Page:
See also[edit]

References[edit]

  1. ^ a b c d e f g h i j Jackman, Brian (2 January 2014). "Twenty destinations for 2014: Liuwa Plain National Park, Zambia". The Daily Telegraph. London: Telegraph Media Group. ISSN 0307-1235. OCLC 49632006. Retrieved 16 October 2017. 
  2. ^ a b c d e f Zambia 2016, p. 498
  3. ^ a b "Getting Ahead of Myself on Trip to Paradise". Cape Times. Cape Town: Sekunjalo Investments. 7 September 2012. Retrieved 19 October 2017 – via HighBeam Research. (Subscription required (help)). 
  4. ^ a b Zulu, Helen (20 January 2016). "Zambia: Liuwa National Park to Have New Lodge". Times of Zambia. Retrieved 16 October 2017 – via AllAfrica.com. 
  5. ^ East, Rod (1989). Antelopes: Southern and South-Central Africa. International Union for Conservation of Nature. p. 18. Retrieved 19 October 2017.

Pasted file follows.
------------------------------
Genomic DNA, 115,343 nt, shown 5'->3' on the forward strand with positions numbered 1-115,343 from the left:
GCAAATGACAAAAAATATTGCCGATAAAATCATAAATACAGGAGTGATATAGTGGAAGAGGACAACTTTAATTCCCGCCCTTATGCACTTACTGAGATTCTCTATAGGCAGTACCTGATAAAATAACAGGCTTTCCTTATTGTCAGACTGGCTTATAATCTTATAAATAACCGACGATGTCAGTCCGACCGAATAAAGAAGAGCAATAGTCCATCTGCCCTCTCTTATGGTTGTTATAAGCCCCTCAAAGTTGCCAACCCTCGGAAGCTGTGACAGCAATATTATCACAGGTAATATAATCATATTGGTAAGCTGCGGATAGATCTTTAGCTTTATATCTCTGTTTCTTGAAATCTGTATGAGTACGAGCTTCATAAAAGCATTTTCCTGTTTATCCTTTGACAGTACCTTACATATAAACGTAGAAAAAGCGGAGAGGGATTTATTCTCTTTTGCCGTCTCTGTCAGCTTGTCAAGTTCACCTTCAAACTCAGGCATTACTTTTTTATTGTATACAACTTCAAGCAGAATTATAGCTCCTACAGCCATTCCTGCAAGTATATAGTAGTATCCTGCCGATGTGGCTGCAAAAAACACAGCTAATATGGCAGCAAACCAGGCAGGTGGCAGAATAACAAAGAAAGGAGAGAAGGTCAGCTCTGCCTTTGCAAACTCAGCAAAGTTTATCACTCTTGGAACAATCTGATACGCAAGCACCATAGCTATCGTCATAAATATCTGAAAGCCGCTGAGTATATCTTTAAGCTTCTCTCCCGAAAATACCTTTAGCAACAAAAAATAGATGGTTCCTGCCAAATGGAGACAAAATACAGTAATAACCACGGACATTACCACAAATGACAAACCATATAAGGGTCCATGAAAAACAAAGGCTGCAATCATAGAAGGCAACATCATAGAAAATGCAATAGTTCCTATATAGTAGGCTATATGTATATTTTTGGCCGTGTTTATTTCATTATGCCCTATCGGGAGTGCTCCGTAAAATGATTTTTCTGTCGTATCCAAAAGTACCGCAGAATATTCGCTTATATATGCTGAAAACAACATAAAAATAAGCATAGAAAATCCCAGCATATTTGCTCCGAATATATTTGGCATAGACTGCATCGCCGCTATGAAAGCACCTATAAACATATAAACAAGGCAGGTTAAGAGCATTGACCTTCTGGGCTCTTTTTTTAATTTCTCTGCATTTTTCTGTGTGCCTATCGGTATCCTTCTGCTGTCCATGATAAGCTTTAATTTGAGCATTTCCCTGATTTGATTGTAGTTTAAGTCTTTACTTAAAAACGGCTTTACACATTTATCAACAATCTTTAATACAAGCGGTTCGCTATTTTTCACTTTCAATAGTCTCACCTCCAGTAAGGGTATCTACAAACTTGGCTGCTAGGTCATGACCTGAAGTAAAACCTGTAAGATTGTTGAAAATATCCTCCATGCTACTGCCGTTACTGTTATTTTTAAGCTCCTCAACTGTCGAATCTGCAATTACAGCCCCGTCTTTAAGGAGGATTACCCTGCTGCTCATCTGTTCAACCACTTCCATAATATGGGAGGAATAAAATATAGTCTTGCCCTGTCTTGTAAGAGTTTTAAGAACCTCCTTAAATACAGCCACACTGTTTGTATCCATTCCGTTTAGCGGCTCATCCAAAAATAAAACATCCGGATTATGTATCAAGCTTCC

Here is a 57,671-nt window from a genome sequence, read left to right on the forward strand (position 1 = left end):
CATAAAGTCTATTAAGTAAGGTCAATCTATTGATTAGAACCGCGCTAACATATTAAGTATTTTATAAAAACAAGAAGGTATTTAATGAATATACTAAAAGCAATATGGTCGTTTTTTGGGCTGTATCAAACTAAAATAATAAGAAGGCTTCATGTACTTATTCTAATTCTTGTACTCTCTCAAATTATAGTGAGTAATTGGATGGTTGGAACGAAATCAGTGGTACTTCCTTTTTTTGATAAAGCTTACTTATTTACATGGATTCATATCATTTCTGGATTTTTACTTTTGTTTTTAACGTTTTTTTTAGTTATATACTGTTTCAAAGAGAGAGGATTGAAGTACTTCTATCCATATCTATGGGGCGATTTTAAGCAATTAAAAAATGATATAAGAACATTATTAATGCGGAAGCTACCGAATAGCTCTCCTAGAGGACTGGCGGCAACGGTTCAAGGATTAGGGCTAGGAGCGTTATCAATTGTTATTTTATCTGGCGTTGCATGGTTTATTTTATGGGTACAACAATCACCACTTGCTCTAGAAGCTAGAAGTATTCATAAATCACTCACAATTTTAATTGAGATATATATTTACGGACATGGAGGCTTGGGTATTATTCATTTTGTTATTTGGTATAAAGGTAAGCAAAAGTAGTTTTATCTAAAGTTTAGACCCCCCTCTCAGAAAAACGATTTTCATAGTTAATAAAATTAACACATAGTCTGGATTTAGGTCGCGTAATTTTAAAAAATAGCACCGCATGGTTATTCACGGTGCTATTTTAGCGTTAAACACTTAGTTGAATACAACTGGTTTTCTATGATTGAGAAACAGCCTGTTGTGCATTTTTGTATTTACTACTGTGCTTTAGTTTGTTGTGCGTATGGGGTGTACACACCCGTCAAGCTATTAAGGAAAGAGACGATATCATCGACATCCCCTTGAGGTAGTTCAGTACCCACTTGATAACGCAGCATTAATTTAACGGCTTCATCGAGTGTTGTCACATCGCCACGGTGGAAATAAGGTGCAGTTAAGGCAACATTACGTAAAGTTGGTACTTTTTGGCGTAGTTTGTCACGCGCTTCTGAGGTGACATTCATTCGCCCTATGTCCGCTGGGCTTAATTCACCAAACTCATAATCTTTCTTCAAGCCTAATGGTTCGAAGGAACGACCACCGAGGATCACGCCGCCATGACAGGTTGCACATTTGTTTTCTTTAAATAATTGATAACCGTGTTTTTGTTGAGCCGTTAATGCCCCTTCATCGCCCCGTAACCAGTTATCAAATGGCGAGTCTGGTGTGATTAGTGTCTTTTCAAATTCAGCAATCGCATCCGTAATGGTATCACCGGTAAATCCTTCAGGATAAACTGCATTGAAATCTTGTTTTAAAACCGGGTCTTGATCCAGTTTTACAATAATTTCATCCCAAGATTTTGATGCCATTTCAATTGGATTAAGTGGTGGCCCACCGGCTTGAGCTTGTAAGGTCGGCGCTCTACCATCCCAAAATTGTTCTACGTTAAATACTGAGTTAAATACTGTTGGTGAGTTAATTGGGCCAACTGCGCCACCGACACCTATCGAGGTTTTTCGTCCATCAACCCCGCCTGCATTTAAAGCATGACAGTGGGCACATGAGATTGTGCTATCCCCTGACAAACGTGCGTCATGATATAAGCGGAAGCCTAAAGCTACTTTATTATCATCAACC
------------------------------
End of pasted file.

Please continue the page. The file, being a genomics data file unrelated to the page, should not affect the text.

6. ^ a b c d e f g h i Reinstein, Dorine (29 December 2016). "Wildebeest migration just one of the wonders of Zambia's Liuwa Plains". Travel Weekly. Secaucus, New Jersey: Northstar Travel Media. ISSN 0041-2082. Retrieved 16 October 2017. 
  7. ^ Zambia 2016, p. 479–480
  8. ^ Zambia 2016, p. 480
  9. ^ a b c d e f g h i j Zambia 2016, p. 481
  10. ^ a b c d e f g h "Remembering Lady Liuwa, the 'Last Lioness' of Zambia's Liuwa Plain". National Geographic. 14 August 2017. Retrieved 16 October 2017 – via African Parks. 
  11. ^ Joubert, Deon (18 September 2017). "Update on Liuwa's Lion Pride". African Parks. Retrieved 15 December 2017. 
  12. ^ IUCN Cat Specialist Group (2006). Conservation Strategy for the Lion Panthera leo in Eastern and Southern Africa. IUCN, Pretoria, South Africa.
  13. ^ "Lion Cubs Born in Liuwa Plain National Park in Zambia – A Major Milestone in Lion Restoration Programme". African Conservation Foundation. 26 January 2014. Retrieved 16 October 2017. 
  14. ^ a b c Zambia 2016, p. 482
  15. ^ Zambia 2016, p. 478
  16. ^ Zambia 2016, p. 478–479
Works cited
  • McIntyre, Chris (5 July 2016). Zambia. Bradt Travel Guides. pp. 478–484. Retrieved 18 October 2017. 

Further reading[edit]

External links[edit]